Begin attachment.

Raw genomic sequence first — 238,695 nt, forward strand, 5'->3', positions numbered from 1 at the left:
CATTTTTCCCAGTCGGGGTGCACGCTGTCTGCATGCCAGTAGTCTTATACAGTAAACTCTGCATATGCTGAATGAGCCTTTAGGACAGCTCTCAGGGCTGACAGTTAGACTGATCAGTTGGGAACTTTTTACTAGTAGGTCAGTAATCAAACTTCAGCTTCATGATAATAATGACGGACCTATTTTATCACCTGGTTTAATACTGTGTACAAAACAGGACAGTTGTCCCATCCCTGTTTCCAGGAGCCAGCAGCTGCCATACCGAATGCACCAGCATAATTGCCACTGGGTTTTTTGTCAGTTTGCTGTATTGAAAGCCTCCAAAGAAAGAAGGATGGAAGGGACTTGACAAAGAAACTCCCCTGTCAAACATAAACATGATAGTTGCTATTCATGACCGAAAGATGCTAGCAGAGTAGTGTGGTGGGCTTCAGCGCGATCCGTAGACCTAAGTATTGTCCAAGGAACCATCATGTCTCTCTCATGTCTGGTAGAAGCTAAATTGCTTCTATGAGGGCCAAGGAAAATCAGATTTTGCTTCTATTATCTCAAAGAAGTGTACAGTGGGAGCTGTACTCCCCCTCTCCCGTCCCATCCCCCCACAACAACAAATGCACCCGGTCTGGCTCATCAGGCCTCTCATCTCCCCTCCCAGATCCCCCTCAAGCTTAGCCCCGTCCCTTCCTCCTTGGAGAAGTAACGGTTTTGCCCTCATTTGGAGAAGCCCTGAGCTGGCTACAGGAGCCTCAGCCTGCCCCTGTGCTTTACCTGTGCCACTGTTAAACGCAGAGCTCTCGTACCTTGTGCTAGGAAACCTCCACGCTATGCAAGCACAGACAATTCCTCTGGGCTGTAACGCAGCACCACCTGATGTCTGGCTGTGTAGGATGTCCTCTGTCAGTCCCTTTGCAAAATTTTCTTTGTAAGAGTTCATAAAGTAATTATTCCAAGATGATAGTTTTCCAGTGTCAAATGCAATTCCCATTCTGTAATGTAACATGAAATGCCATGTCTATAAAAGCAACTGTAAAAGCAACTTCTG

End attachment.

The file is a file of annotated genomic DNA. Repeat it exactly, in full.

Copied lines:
Raw genomic sequence first — 238,695 nt, forward strand, 5'->3', positions numbered from 1 at the left:
CATTTTTCCCAGTCGGGGTGCACGCTGTCTGCATGCCAGTAGTCTTATACAGTAAACTCTGCATATGCTGAATGAGCCTTTAGGACAGCTCTCAGGGCTGACAGTTAGACTGATCAGTTGGGAACTTTTTACTAGTAGGTCAGTAATCAAACTTCAGCTTCATGATAATAATGACGGACCTATTTTATCACCTGGTTTAATACTGTGTACAAAACAGGACAGTTGTCCCATCCCTGTTTCCAGGAGCCAGCAGCTGCCATACCGAATGCACCAGCATAATTGCCACTGGGTTTTTTGTCAGTTTGCTGTATTGAAAGCCTCCAAAGAAAGAAGGATGGAAGGGACTTGACAAAGAAACTCCCCTGTCAAACATAAACATGATAGTTGCTATTCATGACCGAAAGATGCTAGCAGAGTAGTGTGGTGGGCTTCAGCGCGATCCGTAGACCTAAGTATTGTCCAAGGAACCATCATGTCTCTCTCATGTCTGGTAGAAGCTAAATTGCTTCTATGAGGGCCAAGGAAAATCAGATTTTGCTTCTATTATCTCAAAGAAGTGTACAGTGGGAGCTGTACTCCCCCTCTCCCGTCCCATCCCCCCACAACAACAAATGCACCCGGTCTGGCTCATCAGGCCTCTCATCTCCCCTCCCAGATCCCCCTCAAGCTTAGCCCCGTCCCTTCCTCCTTGGAGAAGTAACGGTTTTGCCCTCATTTGGAGAAGCCCTGAGCTGGCTACAGGAGCCTCAGCCTGCCCCTGTGCTTTACCTGTGCCACTGTTAAACGCAGAGCTCTCGTACCTTGTGCTAGGAAACCTCCACGCTATGCAAGCACAGACAATTCCTCTGGGCTGTAACGCAGCACCACCTGATGTCTGGCTGTGTAGGATGTCCTCTGTCAGTCCCTTTGCAAAATTTTCTTTGTAAGAGTTCATAAAGTAATTATTCCAAGATGATAGTTTTCCAGTGTCAAATGCAATTCCCATTCTGTAATGTAACATGAAATGCCATGTCTATAAAAGCAACTGTAAAAGCAACTTCTG